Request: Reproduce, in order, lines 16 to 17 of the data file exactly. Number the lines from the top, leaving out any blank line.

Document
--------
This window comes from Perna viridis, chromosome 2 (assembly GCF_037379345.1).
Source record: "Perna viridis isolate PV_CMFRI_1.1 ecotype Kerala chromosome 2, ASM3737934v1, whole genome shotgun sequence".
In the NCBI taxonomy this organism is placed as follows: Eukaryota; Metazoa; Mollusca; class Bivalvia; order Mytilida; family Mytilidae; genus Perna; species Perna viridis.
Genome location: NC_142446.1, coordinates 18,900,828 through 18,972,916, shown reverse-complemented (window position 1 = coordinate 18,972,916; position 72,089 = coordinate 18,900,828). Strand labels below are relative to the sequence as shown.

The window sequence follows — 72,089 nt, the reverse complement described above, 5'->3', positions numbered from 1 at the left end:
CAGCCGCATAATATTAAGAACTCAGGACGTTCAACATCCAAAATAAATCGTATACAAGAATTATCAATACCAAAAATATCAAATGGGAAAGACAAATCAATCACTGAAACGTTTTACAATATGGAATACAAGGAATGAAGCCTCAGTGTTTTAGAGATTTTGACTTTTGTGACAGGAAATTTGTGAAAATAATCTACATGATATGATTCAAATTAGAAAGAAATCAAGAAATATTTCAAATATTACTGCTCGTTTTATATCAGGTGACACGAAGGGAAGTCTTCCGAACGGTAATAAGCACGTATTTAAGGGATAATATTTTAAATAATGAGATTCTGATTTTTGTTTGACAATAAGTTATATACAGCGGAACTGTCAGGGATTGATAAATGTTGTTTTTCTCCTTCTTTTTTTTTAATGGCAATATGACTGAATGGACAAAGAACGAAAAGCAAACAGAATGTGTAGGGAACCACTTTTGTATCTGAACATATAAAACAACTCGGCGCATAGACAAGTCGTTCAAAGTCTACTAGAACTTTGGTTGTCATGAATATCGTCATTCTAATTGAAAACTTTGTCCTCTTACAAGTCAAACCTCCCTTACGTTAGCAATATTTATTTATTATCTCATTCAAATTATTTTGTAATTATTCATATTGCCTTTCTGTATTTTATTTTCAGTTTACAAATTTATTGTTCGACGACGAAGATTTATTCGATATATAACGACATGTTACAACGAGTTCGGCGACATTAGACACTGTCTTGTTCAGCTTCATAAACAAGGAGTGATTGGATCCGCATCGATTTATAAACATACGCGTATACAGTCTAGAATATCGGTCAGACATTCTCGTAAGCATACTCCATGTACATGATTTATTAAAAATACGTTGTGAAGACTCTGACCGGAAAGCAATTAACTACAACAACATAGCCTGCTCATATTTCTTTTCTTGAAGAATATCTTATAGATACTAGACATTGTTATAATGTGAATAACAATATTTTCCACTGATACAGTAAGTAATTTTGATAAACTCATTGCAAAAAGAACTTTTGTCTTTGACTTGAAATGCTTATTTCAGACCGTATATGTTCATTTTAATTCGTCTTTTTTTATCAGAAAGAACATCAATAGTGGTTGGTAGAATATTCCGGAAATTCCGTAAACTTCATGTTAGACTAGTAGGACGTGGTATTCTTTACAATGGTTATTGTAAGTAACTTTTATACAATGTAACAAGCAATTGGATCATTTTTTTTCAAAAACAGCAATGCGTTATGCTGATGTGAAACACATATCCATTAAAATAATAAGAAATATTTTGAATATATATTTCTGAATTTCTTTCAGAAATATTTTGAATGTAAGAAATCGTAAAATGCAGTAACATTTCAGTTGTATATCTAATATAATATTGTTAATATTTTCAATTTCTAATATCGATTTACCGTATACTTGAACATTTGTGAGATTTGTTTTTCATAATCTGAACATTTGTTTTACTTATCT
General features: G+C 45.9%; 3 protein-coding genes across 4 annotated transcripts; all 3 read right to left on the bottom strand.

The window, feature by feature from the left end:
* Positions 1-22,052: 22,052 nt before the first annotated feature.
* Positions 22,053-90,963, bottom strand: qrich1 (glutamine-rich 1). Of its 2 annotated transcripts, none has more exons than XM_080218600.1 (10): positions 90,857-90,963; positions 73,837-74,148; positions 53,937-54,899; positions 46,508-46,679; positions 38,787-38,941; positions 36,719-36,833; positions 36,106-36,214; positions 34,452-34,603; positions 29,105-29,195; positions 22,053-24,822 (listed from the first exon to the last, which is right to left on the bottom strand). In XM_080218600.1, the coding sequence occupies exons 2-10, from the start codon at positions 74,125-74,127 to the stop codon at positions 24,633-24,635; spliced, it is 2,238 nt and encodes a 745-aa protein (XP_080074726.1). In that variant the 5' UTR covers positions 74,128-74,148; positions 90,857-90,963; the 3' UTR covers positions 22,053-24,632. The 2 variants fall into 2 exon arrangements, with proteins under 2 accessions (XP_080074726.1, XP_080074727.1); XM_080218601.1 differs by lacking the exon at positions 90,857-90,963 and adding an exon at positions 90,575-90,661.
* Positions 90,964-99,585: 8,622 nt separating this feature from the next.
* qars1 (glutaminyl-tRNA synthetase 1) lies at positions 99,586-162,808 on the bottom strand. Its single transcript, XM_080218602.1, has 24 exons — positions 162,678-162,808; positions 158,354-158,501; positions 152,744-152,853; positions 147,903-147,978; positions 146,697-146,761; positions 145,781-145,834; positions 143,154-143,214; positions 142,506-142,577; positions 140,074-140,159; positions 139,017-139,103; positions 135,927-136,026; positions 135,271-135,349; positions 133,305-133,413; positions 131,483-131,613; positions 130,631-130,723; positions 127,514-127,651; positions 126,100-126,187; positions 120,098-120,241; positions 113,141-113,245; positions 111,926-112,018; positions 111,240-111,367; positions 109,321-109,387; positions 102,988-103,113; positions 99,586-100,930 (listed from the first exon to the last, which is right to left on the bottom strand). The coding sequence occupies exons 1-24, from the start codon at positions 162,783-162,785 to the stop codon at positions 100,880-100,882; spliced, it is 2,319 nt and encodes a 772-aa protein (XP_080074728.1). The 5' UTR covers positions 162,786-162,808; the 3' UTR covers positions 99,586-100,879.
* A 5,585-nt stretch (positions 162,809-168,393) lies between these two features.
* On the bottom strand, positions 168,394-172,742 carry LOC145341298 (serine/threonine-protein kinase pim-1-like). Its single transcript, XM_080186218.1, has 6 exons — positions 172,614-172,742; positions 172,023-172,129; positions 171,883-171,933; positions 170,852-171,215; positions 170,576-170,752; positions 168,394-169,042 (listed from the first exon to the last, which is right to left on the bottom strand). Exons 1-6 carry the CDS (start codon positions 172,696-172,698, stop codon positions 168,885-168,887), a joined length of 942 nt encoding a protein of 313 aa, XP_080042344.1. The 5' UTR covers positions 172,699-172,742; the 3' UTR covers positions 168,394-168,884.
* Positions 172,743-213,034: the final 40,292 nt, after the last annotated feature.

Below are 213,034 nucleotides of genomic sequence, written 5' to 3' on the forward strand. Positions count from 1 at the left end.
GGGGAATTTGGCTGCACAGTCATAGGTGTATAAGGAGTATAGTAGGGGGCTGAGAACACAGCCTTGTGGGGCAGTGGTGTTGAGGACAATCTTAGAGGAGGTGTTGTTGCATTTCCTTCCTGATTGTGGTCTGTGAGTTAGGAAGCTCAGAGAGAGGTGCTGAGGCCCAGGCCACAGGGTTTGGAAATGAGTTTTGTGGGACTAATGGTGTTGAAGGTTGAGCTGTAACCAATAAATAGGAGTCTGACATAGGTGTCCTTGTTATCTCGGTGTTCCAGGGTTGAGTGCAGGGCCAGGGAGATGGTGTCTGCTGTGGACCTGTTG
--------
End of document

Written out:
Below are 213,034 nucleotides of genomic sequence, written 5' to 3' on the forward strand. Positions count from 1 at the left end.
GGGGAATTTGGCTGCACAGTCATAGGTGTATAAGGAGTATAGTAGGGGGCTGAGAACACAGCCTTGTGGGGCAGTGGTGTTGAGGACAATCTTAGAGGAGGTGTTGTTGCATTTCCTTCCTGATTGTGGTCTGTGAGTTAGGAAGCTCAGAGAGAGGTGCTGAGGCCCAGGCCACAGGGTTTGGAAATGAGTTTTGTGGGACTAATGGTGTTGAAGGTTGAGCTGTAACCAATAAATAGGAGTCTGACATAGGTGTCCTTGTTATCTCGGTGTTCCAGGGTTGAGTGCAGGGCCAGGGAGATGGTGTCTGCTGTGGACCTGTTG